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Edda Collins Coleman talks confidence, goals and how failure can lead to success

Edda Collins ColemanEdda Collins Coleman
Principal, The 316 Group

What inspires you to show up at work every day?
Our work at The 316 Group and the opportunity to mentor, lead and inspire, as someone mentored me, and the meaningful projects we help mold.

How did you determine your career path?
God completely determined my path. From the very beginning he has ordered my steps and given me opportunities to work on presidential campaigns, within the health care, tech and energy sectors, and for a number of global companies where I grew professionally and worked on amazing endeavors. I’ve always known I wanted to work in the intersection of politics, advocacy and policy, and it was just a matter of how and when.

Describe the skill sets that are essential to future business leader and innovators?
Discipline, patience, resoluteness, truth, risk and confidence are all necessary attributes one should have when starting a business. You have to be smart, authentic, passionate, hungry and have a can-do attitude at all times, and let’s not forget faith.

Define innovative methods you apply to your business and life.
I constantly focus on how I can add value to my clients at The 316 Group as well as in life. There’s nothing new under the sun, but there is always a better approach to attacking a challenge, whether personal or professional. I live by the value add mantra and have found this to be very fulfilling.

How do you set goals and evaluate your success?
I write down and evaluate my goals every three to six months. It’s nice to review and ensures I’m making the strides I need to in both my personal and professional lives. It’s even better when I can place a check mark next to a goal that’s been completed and move on to the next challenge.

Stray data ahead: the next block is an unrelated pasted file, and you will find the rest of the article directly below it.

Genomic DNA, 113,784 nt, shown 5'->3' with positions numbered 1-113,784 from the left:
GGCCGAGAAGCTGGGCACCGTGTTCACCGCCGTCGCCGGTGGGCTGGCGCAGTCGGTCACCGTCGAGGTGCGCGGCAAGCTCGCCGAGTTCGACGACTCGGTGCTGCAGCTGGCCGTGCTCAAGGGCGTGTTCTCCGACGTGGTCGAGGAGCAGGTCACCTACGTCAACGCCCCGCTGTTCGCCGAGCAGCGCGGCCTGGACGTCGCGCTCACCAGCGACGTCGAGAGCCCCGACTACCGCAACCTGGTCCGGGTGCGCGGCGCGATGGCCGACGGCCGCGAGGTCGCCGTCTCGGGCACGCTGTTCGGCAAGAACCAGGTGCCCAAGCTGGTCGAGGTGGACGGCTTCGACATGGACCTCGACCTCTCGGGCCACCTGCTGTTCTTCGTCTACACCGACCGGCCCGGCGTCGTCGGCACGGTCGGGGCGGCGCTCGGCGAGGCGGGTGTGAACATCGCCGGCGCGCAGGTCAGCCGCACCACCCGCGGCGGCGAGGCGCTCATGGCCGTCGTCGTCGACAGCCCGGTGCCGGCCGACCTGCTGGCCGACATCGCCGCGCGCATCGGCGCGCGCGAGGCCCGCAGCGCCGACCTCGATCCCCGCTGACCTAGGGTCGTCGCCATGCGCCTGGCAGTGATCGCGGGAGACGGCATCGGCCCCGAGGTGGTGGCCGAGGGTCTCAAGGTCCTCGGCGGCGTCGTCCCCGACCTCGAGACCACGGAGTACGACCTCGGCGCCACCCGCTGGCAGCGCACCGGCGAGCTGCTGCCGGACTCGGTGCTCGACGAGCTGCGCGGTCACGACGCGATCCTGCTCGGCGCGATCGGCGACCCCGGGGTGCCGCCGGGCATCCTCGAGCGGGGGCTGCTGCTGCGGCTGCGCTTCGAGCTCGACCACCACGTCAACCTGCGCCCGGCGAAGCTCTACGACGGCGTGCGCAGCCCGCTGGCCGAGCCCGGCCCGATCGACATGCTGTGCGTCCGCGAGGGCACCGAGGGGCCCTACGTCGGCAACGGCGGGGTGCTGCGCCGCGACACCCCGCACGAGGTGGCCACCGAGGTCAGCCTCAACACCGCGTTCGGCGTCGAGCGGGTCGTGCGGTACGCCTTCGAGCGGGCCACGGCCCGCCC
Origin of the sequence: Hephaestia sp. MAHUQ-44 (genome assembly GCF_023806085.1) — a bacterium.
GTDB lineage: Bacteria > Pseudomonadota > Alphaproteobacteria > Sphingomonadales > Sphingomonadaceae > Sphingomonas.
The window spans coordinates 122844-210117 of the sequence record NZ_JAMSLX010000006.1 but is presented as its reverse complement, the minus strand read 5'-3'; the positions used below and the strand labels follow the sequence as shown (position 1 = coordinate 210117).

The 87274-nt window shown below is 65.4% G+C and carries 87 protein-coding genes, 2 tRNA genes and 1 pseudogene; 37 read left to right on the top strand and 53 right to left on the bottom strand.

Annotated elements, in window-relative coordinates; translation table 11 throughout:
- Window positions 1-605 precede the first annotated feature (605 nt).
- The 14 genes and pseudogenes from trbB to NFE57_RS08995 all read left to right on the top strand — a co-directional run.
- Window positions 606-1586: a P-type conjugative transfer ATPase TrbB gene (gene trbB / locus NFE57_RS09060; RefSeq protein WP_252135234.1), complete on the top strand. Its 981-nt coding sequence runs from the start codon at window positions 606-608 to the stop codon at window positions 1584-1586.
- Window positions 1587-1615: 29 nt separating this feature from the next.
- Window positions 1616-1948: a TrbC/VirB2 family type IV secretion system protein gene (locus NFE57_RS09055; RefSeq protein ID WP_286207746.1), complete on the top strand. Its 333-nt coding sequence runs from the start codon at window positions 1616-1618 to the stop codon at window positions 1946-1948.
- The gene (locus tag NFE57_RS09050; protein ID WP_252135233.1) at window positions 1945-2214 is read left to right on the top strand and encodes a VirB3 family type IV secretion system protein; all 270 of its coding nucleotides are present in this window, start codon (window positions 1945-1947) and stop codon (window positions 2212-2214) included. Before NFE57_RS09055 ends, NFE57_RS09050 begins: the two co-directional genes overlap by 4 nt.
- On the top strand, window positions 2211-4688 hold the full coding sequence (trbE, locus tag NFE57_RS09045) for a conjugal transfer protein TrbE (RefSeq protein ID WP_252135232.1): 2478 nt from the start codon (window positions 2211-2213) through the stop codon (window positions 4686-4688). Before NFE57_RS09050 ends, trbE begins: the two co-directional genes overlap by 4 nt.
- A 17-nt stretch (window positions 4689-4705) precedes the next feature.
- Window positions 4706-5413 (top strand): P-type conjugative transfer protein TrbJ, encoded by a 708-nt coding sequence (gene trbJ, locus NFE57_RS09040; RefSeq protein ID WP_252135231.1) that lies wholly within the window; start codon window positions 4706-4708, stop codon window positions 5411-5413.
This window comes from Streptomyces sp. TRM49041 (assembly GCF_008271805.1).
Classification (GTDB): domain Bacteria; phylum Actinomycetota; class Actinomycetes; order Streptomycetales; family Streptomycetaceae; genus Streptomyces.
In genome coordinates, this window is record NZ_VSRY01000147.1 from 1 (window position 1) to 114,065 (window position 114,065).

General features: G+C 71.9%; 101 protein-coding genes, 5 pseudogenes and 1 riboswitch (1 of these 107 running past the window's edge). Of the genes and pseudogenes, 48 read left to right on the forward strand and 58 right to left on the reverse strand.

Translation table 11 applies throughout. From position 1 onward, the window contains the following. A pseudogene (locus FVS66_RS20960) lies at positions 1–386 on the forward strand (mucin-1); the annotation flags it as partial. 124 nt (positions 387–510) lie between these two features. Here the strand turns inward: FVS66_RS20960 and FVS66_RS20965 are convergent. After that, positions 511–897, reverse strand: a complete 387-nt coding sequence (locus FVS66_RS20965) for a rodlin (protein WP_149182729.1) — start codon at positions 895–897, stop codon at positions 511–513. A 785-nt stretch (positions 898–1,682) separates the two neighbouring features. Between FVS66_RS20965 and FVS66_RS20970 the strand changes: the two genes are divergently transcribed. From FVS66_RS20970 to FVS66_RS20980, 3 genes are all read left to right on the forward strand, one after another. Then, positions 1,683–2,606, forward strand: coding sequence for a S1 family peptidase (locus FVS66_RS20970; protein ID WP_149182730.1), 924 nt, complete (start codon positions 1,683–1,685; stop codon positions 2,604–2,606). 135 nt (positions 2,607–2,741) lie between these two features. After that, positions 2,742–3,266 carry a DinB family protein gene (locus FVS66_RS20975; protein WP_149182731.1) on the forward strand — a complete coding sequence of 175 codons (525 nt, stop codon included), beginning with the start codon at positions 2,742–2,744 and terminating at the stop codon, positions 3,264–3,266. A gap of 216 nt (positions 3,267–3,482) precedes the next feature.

Describe why lifelong learning is important to you?
To be a leader, you have to be willing to evolve and continue to learn. Without learning, one will become stagnant and thoughtful innovation stifled.

What are the three most important factors of being a successful woman?
Teamwork, Agility, Accountability

Technology plays what role in your daily life?
Technology is a critical innovation and an essential tool in my toolbox. I use my iPhone, MacBook, and iPad around the clock to check-in on The 316 Group and what’s happening in the world in real time, anywhere. With technology readily at my fingertips, I stay connected, accountable and in touch with my clients and businesses.

What social media or digital tool has made the biggest difference in your life and why?
Twitter. I am a true evangelist for Twitter. I’ve met clients, colleagues and even won contests all through 140 characters. It’s truly innovation at its best.

If you could change one thing about the world, what would it be?
Resistance to change. Growth, really. Society should really embrace change more readily and embrace all of its wonderful by-products. It would be very exciting to see how beautiful the world could become.

If you could change one thing about yourself what would it be?
I need more patience, please.

Who or what motivates you and why?
There is not one person or one thing that motivates me; it’s a combination of elements that includes God, family and the satisfaction of success. With God as my beacon, my family as my rock and success as my destination, I always feel ready and equipped to aspire.

What are the dos and don’ts for young women in business?
A great friend sent this to me when I started The 316 Group and I believe this completely:
1. Be impeccable with your word.
2. Don’t take anything personally.
3. Don’t make assumptions.
4. Always do your best.

How do you successfully grow from business failure?
You have to dissect what contributed to the business’ failure. You incrementally improve or overhaul those deficiencies and apply what will make your business greater. Failure breeds innovation and through adversity, the business emerges stronger and better equipped to succeed.